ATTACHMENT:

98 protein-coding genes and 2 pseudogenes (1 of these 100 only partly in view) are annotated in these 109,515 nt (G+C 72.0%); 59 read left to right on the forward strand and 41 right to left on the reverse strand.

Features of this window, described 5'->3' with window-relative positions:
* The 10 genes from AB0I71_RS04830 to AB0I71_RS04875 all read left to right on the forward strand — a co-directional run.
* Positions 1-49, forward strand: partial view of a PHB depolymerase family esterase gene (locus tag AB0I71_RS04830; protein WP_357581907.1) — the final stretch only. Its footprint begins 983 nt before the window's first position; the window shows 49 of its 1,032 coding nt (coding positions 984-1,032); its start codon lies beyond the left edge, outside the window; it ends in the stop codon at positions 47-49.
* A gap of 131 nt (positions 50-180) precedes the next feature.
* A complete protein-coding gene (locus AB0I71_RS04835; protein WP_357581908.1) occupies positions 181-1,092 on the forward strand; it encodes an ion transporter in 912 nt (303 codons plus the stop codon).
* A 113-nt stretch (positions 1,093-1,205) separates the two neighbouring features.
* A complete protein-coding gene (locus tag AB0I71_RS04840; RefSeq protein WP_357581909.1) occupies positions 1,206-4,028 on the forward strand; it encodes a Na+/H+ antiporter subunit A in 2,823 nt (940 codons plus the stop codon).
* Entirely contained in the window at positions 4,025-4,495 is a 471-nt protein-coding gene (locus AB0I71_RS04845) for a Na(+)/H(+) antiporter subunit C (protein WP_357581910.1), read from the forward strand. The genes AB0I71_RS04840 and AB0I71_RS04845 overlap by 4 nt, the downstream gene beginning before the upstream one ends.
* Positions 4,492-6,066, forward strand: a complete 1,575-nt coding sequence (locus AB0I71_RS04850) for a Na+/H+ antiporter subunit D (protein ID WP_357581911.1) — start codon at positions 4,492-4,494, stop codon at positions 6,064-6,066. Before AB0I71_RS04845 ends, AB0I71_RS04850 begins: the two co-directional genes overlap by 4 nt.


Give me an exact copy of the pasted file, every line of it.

98 protein-coding genes and 2 pseudogenes (1 of these 100 only partly in view) are annotated in these 109,515 nt (G+C 72.0%); 59 read left to right on the forward strand and 41 right to left on the reverse strand.

Features of this window, described 5'->3' with window-relative positions:
* The 10 genes from AB0I71_RS04830 to AB0I71_RS04875 all read left to right on the forward strand — a co-directional run.
* Positions 1-49, forward strand: partial view of a PHB depolymerase family esterase gene (locus tag AB0I71_RS04830; protein WP_357581907.1) — the final stretch only. Its footprint begins 983 nt before the window's first position; the window shows 49 of its 1,032 coding nt (coding positions 984-1,032); its start codon lies beyond the left edge, outside the window; it ends in the stop codon at positions 47-49.
* A gap of 131 nt (positions 50-180) precedes the next feature.
* A complete protein-coding gene (locus AB0I71_RS04835; protein WP_357581908.1) occupies positions 181-1,092 on the forward strand; it encodes an ion transporter in 912 nt (303 codons plus the stop codon).
* A 113-nt stretch (positions 1,093-1,205) separates the two neighbouring features.
* A complete protein-coding gene (locus tag AB0I71_RS04840; RefSeq protein WP_357581909.1) occupies positions 1,206-4,028 on the forward strand; it encodes a Na+/H+ antiporter subunit A in 2,823 nt (940 codons plus the stop codon).
* Entirely contained in the window at positions 4,025-4,495 is a 471-nt protein-coding gene (locus AB0I71_RS04845) for a Na(+)/H(+) antiporter subunit C (protein WP_357581910.1), read from the forward strand. The genes AB0I71_RS04840 and AB0I71_RS04845 overlap by 4 nt, the downstream gene beginning before the upstream one ends.
* Positions 4,492-6,066, forward strand: a complete 1,575-nt coding sequence (locus AB0I71_RS04850) for a Na+/H+ antiporter subunit D (protein ID WP_357581911.1) — start codon at positions 4,492-4,494, stop codon at positions 6,064-6,066. Before AB0I71_RS04845 ends, AB0I71_RS04850 begins: the two co-directional genes overlap by 4 nt.